Southeastern Section–55th Annual Meeting (23–24 March 2006)

Paper No. 5
Presentation Time: 8:00 AM-12:00 PM


THOMPSON, Mark F.1, ANDREWS Jr, William M.2, COUNTS, Ronald C.3, MARTIN, Steven L.1 and MURPHY, Michael1, (1)Kentucky Geol Survey, 228 MMRB, UK, Lexington, KY 40506, (2)Kentucky Geological Survey, Univ of Kentucky, 228 MMRB, UK, Lexington, KY 40506-0107, (3)Kentucky Geological Survey, 1401 Corporate Court, Henderson, KY 42420,

New Quaternary geologic mapping performed by the Kentucky Geological Survey in and adjacent to the alluviated valley of the Ohio River in western Kentucky has enabled Quaternary facies models for this region to be updated. Accurate facies models are essential for accurately predicting subsurface lithologic variations for a variety of applications.

Our study area lies south of the known limits of continental glaciation, but served as a drainageway for glacial meltwater and debris. Prior to continental glaciations, the paleo-Ohio River flowed within a deeply incised bedrock valley with a relatively flat valley bottom and bedrock terraces approximately 125 feet below the normal bed of the present-day river. Previously published bedrock topography maps suggested a more V-shaped bedrock valley and proved to be unreliable in planning well construction in the area.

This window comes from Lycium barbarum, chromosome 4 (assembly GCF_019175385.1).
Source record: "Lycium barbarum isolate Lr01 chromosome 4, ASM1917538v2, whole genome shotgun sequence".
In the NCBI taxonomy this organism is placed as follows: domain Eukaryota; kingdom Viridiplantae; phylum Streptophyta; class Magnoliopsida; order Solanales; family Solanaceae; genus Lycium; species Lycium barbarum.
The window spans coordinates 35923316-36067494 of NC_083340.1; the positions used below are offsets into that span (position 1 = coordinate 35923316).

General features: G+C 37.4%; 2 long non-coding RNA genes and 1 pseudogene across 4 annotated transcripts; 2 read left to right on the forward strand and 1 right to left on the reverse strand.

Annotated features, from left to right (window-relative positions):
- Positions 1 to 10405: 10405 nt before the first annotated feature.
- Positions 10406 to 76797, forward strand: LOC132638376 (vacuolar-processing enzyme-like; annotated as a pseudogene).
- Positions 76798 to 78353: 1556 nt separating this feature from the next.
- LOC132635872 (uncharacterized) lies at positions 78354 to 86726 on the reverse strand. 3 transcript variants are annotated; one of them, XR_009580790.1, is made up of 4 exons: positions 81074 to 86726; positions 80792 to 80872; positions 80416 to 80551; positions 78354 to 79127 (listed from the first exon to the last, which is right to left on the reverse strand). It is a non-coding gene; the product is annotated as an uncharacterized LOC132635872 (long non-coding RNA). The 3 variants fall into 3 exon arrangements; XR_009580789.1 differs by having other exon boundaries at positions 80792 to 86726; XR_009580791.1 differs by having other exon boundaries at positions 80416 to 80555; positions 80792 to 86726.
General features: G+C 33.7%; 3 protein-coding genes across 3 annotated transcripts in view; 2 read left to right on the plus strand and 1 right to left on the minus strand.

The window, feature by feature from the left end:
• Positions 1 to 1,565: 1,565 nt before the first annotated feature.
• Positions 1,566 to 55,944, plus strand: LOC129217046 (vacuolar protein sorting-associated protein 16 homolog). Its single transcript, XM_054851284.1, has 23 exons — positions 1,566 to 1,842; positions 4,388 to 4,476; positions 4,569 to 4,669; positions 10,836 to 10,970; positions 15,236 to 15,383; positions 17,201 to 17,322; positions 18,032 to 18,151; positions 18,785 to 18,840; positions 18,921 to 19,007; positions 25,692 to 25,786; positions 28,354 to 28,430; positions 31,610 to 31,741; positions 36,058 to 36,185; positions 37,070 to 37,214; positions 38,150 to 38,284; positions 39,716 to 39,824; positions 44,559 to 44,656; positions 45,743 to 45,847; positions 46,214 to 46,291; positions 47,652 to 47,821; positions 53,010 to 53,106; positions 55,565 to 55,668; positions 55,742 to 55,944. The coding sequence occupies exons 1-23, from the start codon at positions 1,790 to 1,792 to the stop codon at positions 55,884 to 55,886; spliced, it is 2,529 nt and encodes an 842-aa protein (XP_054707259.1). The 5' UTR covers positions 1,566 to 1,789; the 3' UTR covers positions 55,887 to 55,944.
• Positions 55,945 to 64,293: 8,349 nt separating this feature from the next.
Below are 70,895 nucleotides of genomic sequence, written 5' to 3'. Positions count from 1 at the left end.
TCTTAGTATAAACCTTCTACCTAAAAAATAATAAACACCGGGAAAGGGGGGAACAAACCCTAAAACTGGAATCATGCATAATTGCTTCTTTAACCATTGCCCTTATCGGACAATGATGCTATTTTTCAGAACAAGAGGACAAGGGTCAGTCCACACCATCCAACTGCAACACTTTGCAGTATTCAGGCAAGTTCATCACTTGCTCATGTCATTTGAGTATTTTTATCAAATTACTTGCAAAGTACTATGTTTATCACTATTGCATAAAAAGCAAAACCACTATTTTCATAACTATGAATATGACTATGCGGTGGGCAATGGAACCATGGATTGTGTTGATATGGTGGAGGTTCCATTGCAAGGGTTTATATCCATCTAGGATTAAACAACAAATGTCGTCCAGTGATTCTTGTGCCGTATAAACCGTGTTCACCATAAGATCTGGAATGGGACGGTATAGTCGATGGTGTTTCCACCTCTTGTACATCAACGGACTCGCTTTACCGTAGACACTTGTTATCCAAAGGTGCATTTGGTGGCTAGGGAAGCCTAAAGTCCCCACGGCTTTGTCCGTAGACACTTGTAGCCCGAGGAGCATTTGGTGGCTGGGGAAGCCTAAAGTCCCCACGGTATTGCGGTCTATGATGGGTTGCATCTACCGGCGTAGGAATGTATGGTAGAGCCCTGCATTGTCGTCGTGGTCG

During the late Pleistocene, the paleo-Ohio River channel and valley were subsequently buried beneath as much as 200 feet of complex fluvial/outwash valley deposits capped with high terrace/lake deposits at the maximum filling stage, which ceased approximately 18,000 to 20,000 years ago, based on new and previously published radiocarbon and luminescence dating. Multiple intermediate sand-and-gravel terraces have been identified between the high outwash terrace and the modern floodplain level; further investigation is needed to interpret a mechanism for these terraces. Abandoned Green River paleochannels record significant channel migration of that stream during the late Pleistocene and early Holocene. Benched upland topography adjacent to lacustrine deposits may represent areas periodically inundated with lake waters or related spillways and paleochannels. Loess deposition, which extended into the Holocene, mantles the high terrace, lake deposits, and much of the adjacent bedrock uplands.

The current results are preliminary; additional mapping will provide pertinent information critical to improving Quaternary facies models for this area.